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Fundraising for Ukrainians
On the afternoon of Saturday March 5, there was a four-hour vigil for the Ukrainians. It was held on the Parade, Fort William.
There and on the High Street, locals and visitors alike showed tremendous generosity and compassion. Their donations added up to £600, which was sent to the Disasters Emergency Committee.
How much the plight of the Ukrainians has touched the public was very plain to see. People just wanted to help.
Anyone wanting to make a donation to help the Ukrainians can still do so, large or small, at any Post Office. Their donations will then be sent to the Disasters Emergency Committee charities.
A. K. Rowan, by email.
Buildings ‘eat up money’
Julie Christie (Letters, March 3) notes how Episcopal Church authorities have not given parishioners a fair hearing on Argyll region changes.
The bare sacramental elements (water, wine and bread) are not expensive. But buildings, clerical wages and clergy pension funds, just eat up money. Scottish
Episcopalians (and other Anglicans) have a future, but we maybe need a time of pruning clergy numbers and buildings.
Our first love and focus must be on Our Lord: not a pharisaical institution. Will the Church of the future be based around informal home meetings, prayer and Bible study?
J T Hardy, by email.
No evidence of farm impact
In response to David Stewart of Appin, I have not missed the point.
I don’t live near any salmon farm but I, like all my colleagues in the aquaculture industry, care deeply about the marine environment. After all, their livelihoods depend on the environment being maintained in the best possible condition as salmon are extremely intolerant of poor quality.
Loch Creran was designated as a MPA first in 2005 and under a different designation in 2014, however the farm there has been operating since 1988 and there is no evidence that it has had any impact on the reef in all that time.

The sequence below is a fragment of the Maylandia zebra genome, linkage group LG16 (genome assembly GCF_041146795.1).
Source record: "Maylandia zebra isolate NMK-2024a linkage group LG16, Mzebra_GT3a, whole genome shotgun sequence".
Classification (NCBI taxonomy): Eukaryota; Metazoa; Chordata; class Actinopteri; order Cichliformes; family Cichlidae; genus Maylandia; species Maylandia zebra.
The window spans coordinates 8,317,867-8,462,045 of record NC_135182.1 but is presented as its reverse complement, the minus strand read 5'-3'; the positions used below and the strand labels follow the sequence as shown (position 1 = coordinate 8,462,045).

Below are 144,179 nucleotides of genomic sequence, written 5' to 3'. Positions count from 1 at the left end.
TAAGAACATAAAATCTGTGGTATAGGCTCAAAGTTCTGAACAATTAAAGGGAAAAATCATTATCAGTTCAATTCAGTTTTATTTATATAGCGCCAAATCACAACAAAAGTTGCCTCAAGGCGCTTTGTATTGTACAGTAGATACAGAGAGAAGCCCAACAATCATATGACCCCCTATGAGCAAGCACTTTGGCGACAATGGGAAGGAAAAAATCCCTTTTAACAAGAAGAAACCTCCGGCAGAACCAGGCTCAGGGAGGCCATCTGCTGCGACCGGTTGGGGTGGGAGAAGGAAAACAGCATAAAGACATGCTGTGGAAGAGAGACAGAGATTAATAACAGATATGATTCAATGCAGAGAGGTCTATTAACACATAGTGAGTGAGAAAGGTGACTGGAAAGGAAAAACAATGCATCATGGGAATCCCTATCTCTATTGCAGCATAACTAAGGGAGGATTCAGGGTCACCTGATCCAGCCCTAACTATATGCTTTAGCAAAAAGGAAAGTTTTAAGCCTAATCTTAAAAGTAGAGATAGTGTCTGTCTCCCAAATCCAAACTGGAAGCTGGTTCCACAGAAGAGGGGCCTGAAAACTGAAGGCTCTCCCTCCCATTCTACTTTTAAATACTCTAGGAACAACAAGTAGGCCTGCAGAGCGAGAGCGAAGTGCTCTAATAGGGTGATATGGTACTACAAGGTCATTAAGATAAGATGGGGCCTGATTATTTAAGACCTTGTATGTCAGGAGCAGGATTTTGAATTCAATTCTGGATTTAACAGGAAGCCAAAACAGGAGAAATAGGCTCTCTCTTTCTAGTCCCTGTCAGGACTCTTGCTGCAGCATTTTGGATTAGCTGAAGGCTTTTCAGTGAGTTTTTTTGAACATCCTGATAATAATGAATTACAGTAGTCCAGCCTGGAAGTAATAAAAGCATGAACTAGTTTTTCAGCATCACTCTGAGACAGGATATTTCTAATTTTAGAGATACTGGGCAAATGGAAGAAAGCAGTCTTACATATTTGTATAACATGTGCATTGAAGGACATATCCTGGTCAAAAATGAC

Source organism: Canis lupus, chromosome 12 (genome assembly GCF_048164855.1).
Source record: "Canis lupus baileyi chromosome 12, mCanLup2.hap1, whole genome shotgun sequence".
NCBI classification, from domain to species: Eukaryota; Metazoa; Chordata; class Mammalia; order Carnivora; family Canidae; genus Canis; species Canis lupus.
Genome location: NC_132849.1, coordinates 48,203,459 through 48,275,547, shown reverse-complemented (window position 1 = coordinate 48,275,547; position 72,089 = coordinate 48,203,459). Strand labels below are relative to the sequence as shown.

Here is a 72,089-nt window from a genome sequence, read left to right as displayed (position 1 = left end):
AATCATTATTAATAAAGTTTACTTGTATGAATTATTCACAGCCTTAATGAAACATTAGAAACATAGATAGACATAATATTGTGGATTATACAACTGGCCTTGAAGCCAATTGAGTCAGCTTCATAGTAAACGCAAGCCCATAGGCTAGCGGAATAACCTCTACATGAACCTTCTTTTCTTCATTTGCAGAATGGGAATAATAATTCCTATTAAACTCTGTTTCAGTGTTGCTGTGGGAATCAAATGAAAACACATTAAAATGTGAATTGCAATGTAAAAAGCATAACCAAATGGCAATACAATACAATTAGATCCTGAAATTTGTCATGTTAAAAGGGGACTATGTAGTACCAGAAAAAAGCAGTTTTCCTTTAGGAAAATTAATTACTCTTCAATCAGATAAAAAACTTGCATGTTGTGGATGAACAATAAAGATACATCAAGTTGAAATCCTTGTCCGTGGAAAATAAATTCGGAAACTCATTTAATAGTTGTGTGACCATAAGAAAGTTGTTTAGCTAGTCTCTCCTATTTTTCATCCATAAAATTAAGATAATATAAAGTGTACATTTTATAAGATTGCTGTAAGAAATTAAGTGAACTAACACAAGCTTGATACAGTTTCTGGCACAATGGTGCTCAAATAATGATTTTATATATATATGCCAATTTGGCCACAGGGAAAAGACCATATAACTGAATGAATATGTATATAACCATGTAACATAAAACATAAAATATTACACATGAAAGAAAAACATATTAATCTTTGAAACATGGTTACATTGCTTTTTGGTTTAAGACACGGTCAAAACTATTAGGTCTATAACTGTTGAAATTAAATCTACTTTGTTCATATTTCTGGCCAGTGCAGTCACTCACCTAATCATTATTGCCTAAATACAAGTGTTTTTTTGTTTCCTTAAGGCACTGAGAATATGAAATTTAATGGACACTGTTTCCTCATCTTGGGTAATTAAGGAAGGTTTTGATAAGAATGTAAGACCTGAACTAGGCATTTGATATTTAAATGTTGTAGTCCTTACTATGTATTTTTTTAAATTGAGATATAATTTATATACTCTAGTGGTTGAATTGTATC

Dr Martin Jaffa, Callander McDowell (Callander McDowell offers strategic planning and marketing for the aquaculture industry).
Joe Reade wrote recently that CalMac’s acquisition for their Mull service – to be called Loch Frisa – has six fewer car spaces than Coruisk, which it apparently is replacing.
That is peculiar, because as Utne she had the same car capacity (40 car equivalents) as Coruisk, and somewhat greater deadweight (348 as opposed to Coruisk’s 250). Deadweight capacity counts if you carry commercials. Coruisk manages it on half the horsepower too, which is a point in these days of soaring fuel prices.
Are CalMac cars bigger than Norwegian ones, or have they somehow made the vehicle deck smaller?
Arthur Blue, Ardrishaig.
Do not legalise euthanasia
What a mess Scotland is in when the ‘powers that be’ are to consider debating whether to pass a law allowing for euthanasia. It seems lawmakers have no value of human life.
We proudly boast of living in a society that is civilised and compassionate, and which cares for vulnerable people – yet now we have pitiless politicians about to debate an inhumane law which allows for a person to be deliberately killed if he/she wishes – all in the name of compassion! What utter hypocrisy.
Doctors are people who we trust to save and cure us, we regard them as the people who have been trained to save our lives but euthanasia gives doctors the opportunity to play God.
The physician’s role is to make a diagnosis, and sound judgments about medical treatment, not whether the patient’s life is worth living. They have an obligation to perform sufficient care, not to refrain from giving the patient food and water until that person dies.
Euthanasia should not be legalised. Life is a gift and not a choice and practices such as euthanasia violate this vital concept of human society.
Donald J Morrison, Inverness.
Pier plan uses outdated maps
With services across Scotland in dire need of investment, we need new boats and new piers to ensure islands’ connectivity and everything that brings.
Meanwhile Argyll & Bute Council are spending £10million on a pier project for Kilcreggan to Gourock – when island communities are cut off regularly.
However, Kilcreggan pier is at risk as the new pontoon-style pier, with associated 150-metre sea wall, will change the character and setting of the village for ever.
If not used daily, like other listed piers in the west of Scotland, Kilcreggan pier will crumble into the sea and be lost forever. The investment would be better placed in a harbour style pier – similar to Carradale – to the east of the current pier.
The design from Transport Scotland, as followed Transport Planning Objectives and Scottish Transport Appraisal Guidance, using old maps, has influenced decisions that prioritise moorings that are long gone over dwelling houses that have been missed of the map. Indeed one building labelled Police Station is now a private home.
It is no wonder that our island services are so bad when so much money is about to be wasted on a plan using out of date maps, with a budget that has increased in cost by £9million before its even started and will destroy the last Victorian pier in daily useage on the Clyde.
Tom Walker, Kilcreggan, Argyll.